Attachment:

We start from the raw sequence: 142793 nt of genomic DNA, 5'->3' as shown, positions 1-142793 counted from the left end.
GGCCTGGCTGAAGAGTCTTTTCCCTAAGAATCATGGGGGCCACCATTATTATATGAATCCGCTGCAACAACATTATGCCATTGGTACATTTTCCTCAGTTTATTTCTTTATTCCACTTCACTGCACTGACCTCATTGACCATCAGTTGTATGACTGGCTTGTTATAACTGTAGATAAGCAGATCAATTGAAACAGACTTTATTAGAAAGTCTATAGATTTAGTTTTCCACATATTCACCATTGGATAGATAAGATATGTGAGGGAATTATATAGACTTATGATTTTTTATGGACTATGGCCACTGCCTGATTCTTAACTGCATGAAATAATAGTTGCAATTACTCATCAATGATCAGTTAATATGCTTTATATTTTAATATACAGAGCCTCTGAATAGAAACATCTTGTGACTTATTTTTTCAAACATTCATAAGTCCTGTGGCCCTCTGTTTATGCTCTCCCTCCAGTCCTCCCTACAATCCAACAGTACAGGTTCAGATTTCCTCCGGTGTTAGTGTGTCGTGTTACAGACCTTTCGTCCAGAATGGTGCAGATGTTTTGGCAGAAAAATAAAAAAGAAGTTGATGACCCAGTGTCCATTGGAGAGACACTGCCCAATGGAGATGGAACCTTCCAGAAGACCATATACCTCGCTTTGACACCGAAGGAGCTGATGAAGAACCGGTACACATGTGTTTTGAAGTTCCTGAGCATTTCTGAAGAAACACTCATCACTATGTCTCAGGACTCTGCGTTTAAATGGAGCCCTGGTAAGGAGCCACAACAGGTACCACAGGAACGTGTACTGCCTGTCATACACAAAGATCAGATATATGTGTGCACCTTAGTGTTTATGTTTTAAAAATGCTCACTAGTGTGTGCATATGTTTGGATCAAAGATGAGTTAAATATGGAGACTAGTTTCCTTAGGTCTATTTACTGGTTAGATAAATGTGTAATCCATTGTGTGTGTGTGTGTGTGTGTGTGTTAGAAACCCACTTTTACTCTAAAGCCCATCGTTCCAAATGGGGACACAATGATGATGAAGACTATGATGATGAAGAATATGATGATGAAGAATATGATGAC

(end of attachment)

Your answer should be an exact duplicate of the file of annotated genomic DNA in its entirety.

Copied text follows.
We start from the raw sequence: 142793 nt of genomic DNA, 5'->3' as shown, positions 1-142793 counted from the left end.
GGCCTGGCTGAAGAGTCTTTTCCCTAAGAATCATGGGGGCCACCATTATTATATGAATCCGCTGCAACAACATTATGCCATTGGTACATTTTCCTCAGTTTATTTCTTTATTCCACTTCACTGCACTGACCTCATTGACCATCAGTTGTATGACTGGCTTGTTATAACTGTAGATAAGCAGATCAATTGAAACAGACTTTATTAGAAAGTCTATAGATTTAGTTTTCCACATATTCACCATTGGATAGATAAGATATGTGAGGGAATTATATAGACTTATGATTTTTTATGGACTATGGCCACTGCCTGATTCTTAACTGCATGAAATAATAGTTGCAATTACTCATCAATGATCAGTTAATATGCTTTATATTTTAATATACAGAGCCTCTGAATAGAAACATCTTGTGACTTATTTTTTCAAACATTCATAAGTCCTGTGGCCCTCTGTTTATGCTCTCCCTCCAGTCCTCCCTACAATCCAACAGTACAGGTTCAGATTTCCTCCGGTGTTAGTGTGTCGTGTTACAGACCTTTCGTCCAGAATGGTGCAGATGTTTTGGCAGAAAAATAAAAAAGAAGTTGATGACCCAGTGTCCATTGGAGAGACACTGCCCAATGGAGATGGAACCTTCCAGAAGACCATATACCTCGCTTTGACACCGAAGGAGCTGATGAAGAACCGGTACACATGTGTTTTGAAGTTCCTGAGCATTTCTGAAGAAACACTCATCACTATGTCTCAGGACTCTGCGTTTAAATGGAGCCCTGGTAAGGAGCCACAACAGGTACCACAGGAACGTGTACTGCCTGTCATACACAAAGATCAGATATATGTGTGCACCTTAGTGTTTATGTTTTAAAAATGCTCACTAGTGTGTGCATATGTTTGGATCAAAGATGAGTTAAATATGGAGACTAGTTTCCTTAGGTCTATTTACTGGTTAGATAAATGTGTAATCCATTGTGTGTGTGTGTGTGTGTGTGTGTTAGAAACCCACTTTTACTCTAAAGCCCATCGTTCCAAATGGGGACACAATGATGATGAAGACTATGATGATGAAGAATATGATGATGAAGAATATGATGAC